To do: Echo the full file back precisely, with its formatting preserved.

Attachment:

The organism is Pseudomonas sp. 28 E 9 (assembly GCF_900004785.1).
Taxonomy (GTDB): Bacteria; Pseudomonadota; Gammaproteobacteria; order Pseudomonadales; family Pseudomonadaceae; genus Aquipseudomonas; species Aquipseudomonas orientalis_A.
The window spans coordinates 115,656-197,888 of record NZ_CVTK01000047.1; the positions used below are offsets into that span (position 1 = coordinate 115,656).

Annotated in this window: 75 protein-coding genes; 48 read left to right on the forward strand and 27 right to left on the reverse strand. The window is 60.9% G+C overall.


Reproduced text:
The organism is Pseudomonas sp. 28 E 9 (assembly GCF_900004785.1).
Taxonomy (GTDB): Bacteria; Pseudomonadota; Gammaproteobacteria; order Pseudomonadales; family Pseudomonadaceae; genus Aquipseudomonas; species Aquipseudomonas orientalis_A.
The window spans coordinates 115,656-197,888 of record NZ_CVTK01000047.1; the positions used below are offsets into that span (position 1 = coordinate 115,656).

Annotated in this window: 75 protein-coding genes; 48 read left to right on the forward strand and 27 right to left on the reverse strand. The window is 60.9% G+C overall.